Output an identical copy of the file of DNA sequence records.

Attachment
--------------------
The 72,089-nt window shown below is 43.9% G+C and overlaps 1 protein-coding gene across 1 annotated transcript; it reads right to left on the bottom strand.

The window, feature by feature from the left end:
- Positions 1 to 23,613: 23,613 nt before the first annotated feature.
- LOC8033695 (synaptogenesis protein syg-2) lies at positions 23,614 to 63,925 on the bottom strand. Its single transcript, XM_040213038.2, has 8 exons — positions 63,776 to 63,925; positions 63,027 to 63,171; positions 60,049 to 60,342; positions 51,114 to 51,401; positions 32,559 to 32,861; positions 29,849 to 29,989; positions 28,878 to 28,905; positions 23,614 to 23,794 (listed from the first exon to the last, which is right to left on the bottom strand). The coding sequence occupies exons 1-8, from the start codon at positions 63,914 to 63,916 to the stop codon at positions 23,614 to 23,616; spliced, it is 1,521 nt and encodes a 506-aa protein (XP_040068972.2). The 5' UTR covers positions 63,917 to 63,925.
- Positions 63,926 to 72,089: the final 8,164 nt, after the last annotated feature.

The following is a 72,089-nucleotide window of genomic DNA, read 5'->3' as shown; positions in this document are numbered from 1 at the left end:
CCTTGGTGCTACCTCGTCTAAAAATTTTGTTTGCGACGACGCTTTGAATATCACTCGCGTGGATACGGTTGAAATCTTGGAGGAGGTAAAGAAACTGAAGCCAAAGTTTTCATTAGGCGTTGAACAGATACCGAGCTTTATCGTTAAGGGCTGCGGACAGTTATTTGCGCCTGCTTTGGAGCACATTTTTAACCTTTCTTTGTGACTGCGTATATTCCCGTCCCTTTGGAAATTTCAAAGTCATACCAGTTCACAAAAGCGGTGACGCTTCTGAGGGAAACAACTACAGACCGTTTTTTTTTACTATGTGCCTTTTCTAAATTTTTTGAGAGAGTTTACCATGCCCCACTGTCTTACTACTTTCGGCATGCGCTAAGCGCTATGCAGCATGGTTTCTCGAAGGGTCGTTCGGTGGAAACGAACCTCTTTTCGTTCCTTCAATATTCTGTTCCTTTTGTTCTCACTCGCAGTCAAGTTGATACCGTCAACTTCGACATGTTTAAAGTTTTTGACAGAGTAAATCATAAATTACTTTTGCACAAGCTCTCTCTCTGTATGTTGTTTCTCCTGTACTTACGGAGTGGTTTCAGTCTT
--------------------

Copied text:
The 72,089-nt window shown below is 43.9% G+C and overlaps 1 protein-coding gene across 1 annotated transcript; it reads right to left on the bottom strand.

The window, feature by feature from the left end:
- Positions 1 to 23,613: 23,613 nt before the first annotated feature.
- LOC8033695 (synaptogenesis protein syg-2) lies at positions 23,614 to 63,925 on the bottom strand. Its single transcript, XM_040213038.2, has 8 exons — positions 63,776 to 63,925; positions 63,027 to 63,171; positions 60,049 to 60,342; positions 51,114 to 51,401; positions 32,559 to 32,861; positions 29,849 to 29,989; positions 28,878 to 28,905; positions 23,614 to 23,794 (listed from the first exon to the last, which is right to left on the bottom strand). The coding sequence occupies exons 1-8, from the start codon at positions 63,914 to 63,916 to the stop codon at positions 23,614 to 23,616; spliced, it is 1,521 nt and encodes a 506-aa protein (XP_040068972.2). The 5' UTR covers positions 63,917 to 63,925.
- Positions 63,926 to 72,089: the final 8,164 nt, after the last annotated feature.

The following is a 72,089-nucleotide window of genomic DNA, read 5'->3' as shown; positions in this document are numbered from 1 at the left end:
CCTTGGTGCTACCTCGTCTAAAAATTTTGTTTGCGACGACGCTTTGAATATCACTCGCGTGGATACGGTTGAAATCTTGGAGGAGGTAAAGAAACTGAAGCCAAAGTTTTCATTAGGCGTTGAACAGATACCGAGCTTTATCGTTAAGGGCTGCGGACAGTTATTTGCGCCTGCTTTGGAGCACATTTTTAACCTTTCTTTGTGACTGCGTATATTCCCGTCCCTTTGGAAATTTCAAAGTCATACCAGTTCACAAAAGCGGTGACGCTTCTGAGGGAAACAACTACAGACCGTTTTTTTTTACTATGTGCCTTTTCTAAATTTTTTGAGAGAGTTTACCATGCCCCACTGTCTTACTACTTTCGGCATGCGCTAAGCGCTATGCAGCATGGTTTCTCGAAGGGTCGTTCGGTGGAAACGAACCTCTTTTCGTTCCTTCAATATTCTGTTCCTTTTGTTCTCACTCGCAGTCAAGTTGATACCGTCAACTTCGACATGTTTAAAGTTTTTGACAGAGTAAATCATAAATTACTTTTGCACAAGCTCTCTCTCTGTATGTTGTTTCTCCTGTACTTACGGAGTGGTTTCAGTCTT